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Estonian president to discuss Cyprus problem with Erdogan

Estonian President Alar Karis, Estonia
Estonian President Alar Karis

During his official visit to Cyprus, Estonian President Alar Karis disclosed plans to engage in discussions concerning the Cyprus problem with Turkish President Recep Tayyip Erdogan later this year.

Karis confirmed the scheduled meeting during an interview with the Cyprus News Agency (CNA).

“It’s on our agenda,” he said. “I anticipate the matter will be discussed. It’s unavoidable. Given my presence here, the question is bound to arise,” Karis confirmed when asked about his intentions regarding the Cyprus problem during the forthcoming meeting.

He also reaffirmed Estonia’s stance favouring a bicommunal, bizonal federation as the most viable solution for Cyprus.

“Yes, this remains our country’s position. At present, I see no alternative solution,” he said.

Reflecting on his visit to the Green Line in Nicosia, Karis expressed mixed emotions.

“Visiting the Green Line evokes a wide range of sentiments. I’ve been there before, around ten or 12 years ago, during my tenure as a university rector. Witnessing the existence of ‘borders’ is disheartening, although it’s not an isolated case globally. It’s a sombre reality,” he said.

Addressing the bilateral relations between Cyprus and Estonia, Karis underscored their shared characteristics as maritime nations. Despite modest trade volumes, he highlighted ongoing efforts to enhance economic ties, stressing the importance of facilitating business interactions through delegations.

“Our visit involved discussions on future relations, particularly in trade. Although modest presently, we strive for improvement. Establishing business delegations fosters connections, despite our countries’ small size. Additionally, one of our maritime companies operates from Cyprus,” he explained.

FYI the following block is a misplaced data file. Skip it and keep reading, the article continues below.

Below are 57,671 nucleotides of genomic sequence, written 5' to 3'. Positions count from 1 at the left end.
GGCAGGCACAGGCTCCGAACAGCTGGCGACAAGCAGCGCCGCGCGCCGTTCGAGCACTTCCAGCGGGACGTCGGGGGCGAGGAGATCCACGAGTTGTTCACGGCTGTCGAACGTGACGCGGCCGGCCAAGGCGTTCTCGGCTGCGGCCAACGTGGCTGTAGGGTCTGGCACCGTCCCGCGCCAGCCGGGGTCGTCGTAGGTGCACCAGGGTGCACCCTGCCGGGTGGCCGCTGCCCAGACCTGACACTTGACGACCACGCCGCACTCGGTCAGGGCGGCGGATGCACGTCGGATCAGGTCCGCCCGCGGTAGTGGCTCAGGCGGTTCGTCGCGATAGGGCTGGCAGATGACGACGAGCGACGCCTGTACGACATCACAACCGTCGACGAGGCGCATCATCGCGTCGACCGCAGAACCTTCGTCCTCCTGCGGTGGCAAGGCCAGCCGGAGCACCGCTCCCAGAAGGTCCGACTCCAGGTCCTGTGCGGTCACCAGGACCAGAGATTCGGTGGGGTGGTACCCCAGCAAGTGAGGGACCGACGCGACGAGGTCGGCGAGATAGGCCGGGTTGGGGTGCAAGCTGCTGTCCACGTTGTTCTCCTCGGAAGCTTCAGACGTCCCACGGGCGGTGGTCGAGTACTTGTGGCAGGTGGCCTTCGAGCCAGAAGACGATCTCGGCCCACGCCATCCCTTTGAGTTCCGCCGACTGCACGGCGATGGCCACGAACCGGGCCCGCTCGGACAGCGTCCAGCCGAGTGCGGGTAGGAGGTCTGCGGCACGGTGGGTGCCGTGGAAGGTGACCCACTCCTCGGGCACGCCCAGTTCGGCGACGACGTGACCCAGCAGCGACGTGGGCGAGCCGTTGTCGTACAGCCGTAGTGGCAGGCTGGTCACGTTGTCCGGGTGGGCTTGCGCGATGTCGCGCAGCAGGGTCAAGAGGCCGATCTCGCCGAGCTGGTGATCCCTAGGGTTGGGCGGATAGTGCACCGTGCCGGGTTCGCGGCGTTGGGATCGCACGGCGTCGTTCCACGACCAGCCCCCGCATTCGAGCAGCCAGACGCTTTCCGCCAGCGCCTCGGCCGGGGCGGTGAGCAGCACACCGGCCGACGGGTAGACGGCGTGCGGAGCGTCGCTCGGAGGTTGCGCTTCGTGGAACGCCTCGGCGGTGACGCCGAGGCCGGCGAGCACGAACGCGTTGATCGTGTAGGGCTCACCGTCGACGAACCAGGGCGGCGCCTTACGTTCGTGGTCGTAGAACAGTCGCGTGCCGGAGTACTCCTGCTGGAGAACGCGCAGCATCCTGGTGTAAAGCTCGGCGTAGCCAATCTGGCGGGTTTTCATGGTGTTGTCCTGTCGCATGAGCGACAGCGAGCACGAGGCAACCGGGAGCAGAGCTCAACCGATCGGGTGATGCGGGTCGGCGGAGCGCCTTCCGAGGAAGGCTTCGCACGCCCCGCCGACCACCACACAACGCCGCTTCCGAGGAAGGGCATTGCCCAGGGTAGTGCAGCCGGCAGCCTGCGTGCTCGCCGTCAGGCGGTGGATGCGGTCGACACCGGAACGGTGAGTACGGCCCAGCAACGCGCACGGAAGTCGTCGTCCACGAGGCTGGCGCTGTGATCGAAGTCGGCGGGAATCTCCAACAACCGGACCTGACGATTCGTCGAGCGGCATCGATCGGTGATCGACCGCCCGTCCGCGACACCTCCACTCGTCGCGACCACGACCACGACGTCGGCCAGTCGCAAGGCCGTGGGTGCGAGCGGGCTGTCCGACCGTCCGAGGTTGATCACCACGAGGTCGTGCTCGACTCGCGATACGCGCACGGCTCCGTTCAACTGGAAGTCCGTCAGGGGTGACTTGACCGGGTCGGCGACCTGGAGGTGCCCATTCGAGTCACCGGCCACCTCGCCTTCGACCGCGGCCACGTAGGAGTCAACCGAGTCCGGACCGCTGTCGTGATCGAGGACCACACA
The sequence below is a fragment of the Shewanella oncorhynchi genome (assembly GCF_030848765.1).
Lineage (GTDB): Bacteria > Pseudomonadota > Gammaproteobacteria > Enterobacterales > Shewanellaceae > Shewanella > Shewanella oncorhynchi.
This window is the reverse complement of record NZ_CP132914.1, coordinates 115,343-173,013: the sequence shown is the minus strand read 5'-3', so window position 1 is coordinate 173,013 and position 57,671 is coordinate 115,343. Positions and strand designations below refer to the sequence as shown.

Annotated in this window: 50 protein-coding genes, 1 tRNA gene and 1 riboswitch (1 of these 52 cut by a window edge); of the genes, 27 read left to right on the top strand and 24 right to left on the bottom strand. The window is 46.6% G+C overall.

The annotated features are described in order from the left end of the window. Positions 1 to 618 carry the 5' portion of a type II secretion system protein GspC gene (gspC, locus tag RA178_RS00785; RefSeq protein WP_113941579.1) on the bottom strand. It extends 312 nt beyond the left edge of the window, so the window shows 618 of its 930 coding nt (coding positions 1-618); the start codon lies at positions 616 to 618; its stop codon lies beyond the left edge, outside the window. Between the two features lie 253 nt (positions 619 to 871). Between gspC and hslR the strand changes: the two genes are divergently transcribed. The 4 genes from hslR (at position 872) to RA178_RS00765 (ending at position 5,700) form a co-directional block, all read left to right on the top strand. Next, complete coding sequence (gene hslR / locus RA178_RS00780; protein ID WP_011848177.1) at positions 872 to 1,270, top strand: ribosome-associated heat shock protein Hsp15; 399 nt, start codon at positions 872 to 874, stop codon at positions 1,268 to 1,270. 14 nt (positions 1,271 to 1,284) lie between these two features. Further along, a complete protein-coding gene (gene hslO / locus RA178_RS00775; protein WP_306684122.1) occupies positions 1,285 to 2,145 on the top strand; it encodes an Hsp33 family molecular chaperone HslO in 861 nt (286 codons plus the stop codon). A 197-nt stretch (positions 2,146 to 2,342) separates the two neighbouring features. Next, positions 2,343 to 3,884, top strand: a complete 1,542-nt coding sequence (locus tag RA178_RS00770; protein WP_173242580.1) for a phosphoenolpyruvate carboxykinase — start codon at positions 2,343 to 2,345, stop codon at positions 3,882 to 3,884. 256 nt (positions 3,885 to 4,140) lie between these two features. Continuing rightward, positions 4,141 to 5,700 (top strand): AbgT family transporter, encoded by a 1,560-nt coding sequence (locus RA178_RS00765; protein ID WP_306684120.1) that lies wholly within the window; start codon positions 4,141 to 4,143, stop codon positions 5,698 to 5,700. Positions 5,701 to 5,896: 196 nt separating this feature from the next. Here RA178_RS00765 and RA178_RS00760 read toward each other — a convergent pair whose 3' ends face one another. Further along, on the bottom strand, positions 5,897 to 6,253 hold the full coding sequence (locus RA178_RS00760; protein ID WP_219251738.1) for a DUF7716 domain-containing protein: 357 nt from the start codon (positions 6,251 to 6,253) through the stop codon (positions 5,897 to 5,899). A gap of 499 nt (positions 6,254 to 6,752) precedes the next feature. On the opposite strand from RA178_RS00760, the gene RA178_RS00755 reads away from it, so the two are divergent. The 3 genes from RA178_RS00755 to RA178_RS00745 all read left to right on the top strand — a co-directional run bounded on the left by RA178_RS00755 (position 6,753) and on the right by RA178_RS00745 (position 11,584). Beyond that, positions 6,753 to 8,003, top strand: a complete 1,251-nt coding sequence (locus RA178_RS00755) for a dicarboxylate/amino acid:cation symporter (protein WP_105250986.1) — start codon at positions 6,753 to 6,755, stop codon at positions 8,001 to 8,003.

Karis also identified potential strategies for further collaboration, particularly in e-governance, referencing a memorandum of understanding (MoU) signed between the two nations.

“Estonia’s expertise in digitalisation, exemplified by initiatives like e-prescriptions, offers valuable insights for cooperation,” he said.

Regarding geopolitical matters, Karis deferred to Cyprus on the issue of imposing sanctions, emphasising their complexity and limited efficacy. While acknowledging Russia’s efforts to circumvent sanctions, he underlined the necessity of pursuing diplomatic resolutions.

Expressing solidarity with Ukraine, he then addressed “the humanitarian imperative to address ongoing conflicts and support affected populations”.

Drawing parallels to Cyprus, he said it is paramount to find “inclusive solutions to unite divided communities”, welcoming the EU’s initiatives to promote cooperation.

On migration, Karis acknowledged Cyprus’s challenges as a frontline EU member state, drawing comparisons to Estonia’s experiences with refugees from Ukraine.

Highlighting the importance of addressing migration-related issues, he emphasised the need for comprehensive solutions to accommodate migrants.

“We don’t have migration like this in Estonia, but we’ve got refugees from Ukraine,” he said.

“And 4 per cent of our population are refugees from Ukraine. So, it is a different story, but still, you have to solve this problem, to find shelter, to find schools for education and so forth. So, we understand the situation in Cyprus,” Karis concluded.

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